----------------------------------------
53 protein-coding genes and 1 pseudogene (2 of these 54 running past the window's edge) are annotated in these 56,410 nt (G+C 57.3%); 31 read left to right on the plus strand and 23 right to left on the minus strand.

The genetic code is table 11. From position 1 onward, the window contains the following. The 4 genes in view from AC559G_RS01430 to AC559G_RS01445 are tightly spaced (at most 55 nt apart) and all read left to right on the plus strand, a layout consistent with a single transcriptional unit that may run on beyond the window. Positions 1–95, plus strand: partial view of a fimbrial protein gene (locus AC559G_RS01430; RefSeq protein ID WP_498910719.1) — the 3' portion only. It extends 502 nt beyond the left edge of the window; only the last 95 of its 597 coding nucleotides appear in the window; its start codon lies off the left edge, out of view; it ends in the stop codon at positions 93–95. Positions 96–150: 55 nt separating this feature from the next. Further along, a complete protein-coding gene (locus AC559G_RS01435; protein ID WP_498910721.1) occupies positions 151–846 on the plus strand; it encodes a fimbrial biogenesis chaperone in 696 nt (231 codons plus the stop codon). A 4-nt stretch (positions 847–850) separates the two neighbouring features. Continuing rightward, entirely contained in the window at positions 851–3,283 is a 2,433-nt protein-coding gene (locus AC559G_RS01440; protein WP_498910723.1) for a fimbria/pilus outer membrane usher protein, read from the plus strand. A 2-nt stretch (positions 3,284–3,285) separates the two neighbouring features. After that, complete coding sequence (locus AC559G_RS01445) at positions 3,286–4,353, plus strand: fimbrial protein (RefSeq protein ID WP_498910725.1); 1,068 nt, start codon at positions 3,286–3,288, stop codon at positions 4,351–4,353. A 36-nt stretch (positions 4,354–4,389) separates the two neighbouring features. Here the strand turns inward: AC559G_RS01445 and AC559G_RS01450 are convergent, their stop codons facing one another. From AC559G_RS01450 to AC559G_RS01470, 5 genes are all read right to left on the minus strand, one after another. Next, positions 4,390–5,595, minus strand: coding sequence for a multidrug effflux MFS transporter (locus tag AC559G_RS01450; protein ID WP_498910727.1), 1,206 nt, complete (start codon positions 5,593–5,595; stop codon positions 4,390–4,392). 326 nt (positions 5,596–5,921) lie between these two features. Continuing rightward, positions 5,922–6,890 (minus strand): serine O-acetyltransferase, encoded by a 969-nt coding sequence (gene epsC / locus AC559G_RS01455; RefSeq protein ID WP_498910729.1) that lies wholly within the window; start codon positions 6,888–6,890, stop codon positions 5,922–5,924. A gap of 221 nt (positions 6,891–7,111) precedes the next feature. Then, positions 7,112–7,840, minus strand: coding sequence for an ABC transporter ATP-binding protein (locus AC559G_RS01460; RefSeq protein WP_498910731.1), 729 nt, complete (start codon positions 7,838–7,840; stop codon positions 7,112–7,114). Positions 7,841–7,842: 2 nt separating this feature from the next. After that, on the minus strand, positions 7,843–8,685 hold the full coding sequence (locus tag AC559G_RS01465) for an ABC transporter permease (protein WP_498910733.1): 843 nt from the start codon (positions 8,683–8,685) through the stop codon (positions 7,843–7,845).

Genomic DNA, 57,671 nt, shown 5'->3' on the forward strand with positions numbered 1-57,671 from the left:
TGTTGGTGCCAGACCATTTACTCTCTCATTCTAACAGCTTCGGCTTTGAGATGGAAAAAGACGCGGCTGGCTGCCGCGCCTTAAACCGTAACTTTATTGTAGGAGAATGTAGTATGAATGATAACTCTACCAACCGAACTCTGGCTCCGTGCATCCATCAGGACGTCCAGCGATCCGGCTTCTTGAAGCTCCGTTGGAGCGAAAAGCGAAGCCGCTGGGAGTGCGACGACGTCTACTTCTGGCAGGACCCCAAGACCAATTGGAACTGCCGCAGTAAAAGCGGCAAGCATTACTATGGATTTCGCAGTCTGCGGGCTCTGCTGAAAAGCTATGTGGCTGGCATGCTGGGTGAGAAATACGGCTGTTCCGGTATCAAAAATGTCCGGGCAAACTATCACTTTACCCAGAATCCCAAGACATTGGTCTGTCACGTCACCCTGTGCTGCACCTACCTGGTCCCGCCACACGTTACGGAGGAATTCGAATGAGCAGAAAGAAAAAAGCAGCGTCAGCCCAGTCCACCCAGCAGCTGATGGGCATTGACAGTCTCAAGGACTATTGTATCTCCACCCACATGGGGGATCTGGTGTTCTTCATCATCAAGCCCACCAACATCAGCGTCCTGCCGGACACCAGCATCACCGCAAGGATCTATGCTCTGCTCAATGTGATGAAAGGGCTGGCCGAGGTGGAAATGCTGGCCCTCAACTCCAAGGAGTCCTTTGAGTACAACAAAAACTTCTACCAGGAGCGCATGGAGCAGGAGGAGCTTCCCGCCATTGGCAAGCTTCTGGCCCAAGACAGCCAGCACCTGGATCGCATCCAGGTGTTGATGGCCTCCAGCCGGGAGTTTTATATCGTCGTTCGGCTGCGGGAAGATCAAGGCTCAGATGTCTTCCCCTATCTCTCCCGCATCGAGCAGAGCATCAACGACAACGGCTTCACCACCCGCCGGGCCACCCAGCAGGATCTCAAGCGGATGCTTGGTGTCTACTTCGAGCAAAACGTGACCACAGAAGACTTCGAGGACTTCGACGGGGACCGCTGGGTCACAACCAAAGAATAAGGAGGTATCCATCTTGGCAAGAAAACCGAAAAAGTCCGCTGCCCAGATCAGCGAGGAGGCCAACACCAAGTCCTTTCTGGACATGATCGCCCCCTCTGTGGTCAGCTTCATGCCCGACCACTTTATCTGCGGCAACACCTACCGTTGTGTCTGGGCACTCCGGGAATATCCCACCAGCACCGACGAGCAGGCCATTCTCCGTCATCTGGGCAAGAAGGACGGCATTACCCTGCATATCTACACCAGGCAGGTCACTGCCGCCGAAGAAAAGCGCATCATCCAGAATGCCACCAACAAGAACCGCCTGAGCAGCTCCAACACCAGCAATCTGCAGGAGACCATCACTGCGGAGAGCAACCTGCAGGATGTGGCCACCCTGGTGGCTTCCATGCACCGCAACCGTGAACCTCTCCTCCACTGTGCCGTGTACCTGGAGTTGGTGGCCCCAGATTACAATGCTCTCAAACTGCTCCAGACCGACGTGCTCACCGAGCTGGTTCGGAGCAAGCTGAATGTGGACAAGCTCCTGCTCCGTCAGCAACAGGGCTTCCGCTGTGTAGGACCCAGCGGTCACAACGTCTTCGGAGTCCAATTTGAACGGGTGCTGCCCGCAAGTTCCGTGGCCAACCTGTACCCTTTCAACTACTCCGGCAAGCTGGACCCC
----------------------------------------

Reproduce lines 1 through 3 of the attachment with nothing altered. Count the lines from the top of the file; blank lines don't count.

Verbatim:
53 protein-coding genes and 1 pseudogene (2 of these 54 running past the window's edge) are annotated in these 56,410 nt (G+C 57.3%); 31 read left to right on the plus strand and 23 right to left on the minus strand.

The genetic code is table 11. From position 1 onward, the window contains the following. The 4 genes in view from AC559G_RS01430 to AC559G_RS01445 are tightly spaced (at most 55 nt apart) and all read left to right on the plus strand, a layout consistent with a single transcriptional unit that may run on beyond the window. Positions 1–95, plus strand: partial view of a fimbrial protein gene (locus AC559G_RS01430; RefSeq protein ID WP_498910719.1) — the 3' portion only. It extends 502 nt beyond the left edge of the window; only the last 95 of its 597 coding nucleotides appear in the window; its start codon lies off the left edge, out of view; it ends in the stop codon at positions 93–95. Positions 96–150: 55 nt separating this feature from the next. Further along, a complete protein-coding gene (locus AC559G_RS01435; protein ID WP_498910721.1) occupies positions 151–846 on the plus strand; it encodes a fimbrial biogenesis chaperone in 696 nt (231 codons plus the stop codon). A 4-nt stretch (positions 847–850) separates the two neighbouring features. Continuing rightward, entirely contained in the window at positions 851–3,283 is a 2,433-nt protein-coding gene (locus AC559G_RS01440; protein WP_498910723.1) for a fimbria/pilus outer membrane usher protein, read from the plus strand. A 2-nt stretch (positions 3,284–3,285) separates the two neighbouring features. After that, complete coding sequence (locus AC559G_RS01445) at positions 3,286–4,353, plus strand: fimbrial protein (RefSeq protein ID WP_498910725.1); 1,068 nt, start codon at positions 3,286–3,288, stop codon at positions 4,351–4,353. A 36-nt stretch (positions 4,354–4,389) separates the two neighbouring features. Here the strand turns inward: AC559G_RS01445 and AC559G_RS01450 are convergent, their stop codons facing one another. From AC559G_RS01450 to AC559G_RS01470, 5 genes are all read right to left on the minus strand, one after another. Next, positions 4,390–5,595, minus strand: coding sequence for a multidrug effflux MFS transporter (locus tag AC559G_RS01450; protein ID WP_498910727.1), 1,206 nt, complete (start codon positions 5,593–5,595; stop codon positions 4,390–4,392). 326 nt (positions 5,596–5,921) lie between these two features. Continuing rightward, positions 5,922–6,890 (minus strand): serine O-acetyltransferase, encoded by a 969-nt coding sequence (gene epsC / locus AC559G_RS01455; RefSeq protein ID WP_498910729.1) that lies wholly within the window; start codon positions 6,888–6,890, stop codon positions 5,922–5,924. A gap of 221 nt (positions 6,891–7,111) precedes the next feature. Then, positions 7,112–7,840, minus strand: coding sequence for an ABC transporter ATP-binding protein (locus AC559G_RS01460; RefSeq protein WP_498910731.1), 729 nt, complete (start codon positions 7,838–7,840; stop codon positions 7,112–7,114). Positions 7,841–7,842: 2 nt separating this feature from the next. After that, on the minus strand, positions 7,843–8,685 hold the full coding sequence (locus tag AC559G_RS01465) for an ABC transporter permease (protein WP_498910733.1): 843 nt from the start codon (positions 8,683–8,685) through the stop codon (positions 7,843–7,845).

Genomic DNA, 57,671 nt, shown 5'->3' on the forward strand with positions numbered 1-57,671 from the left: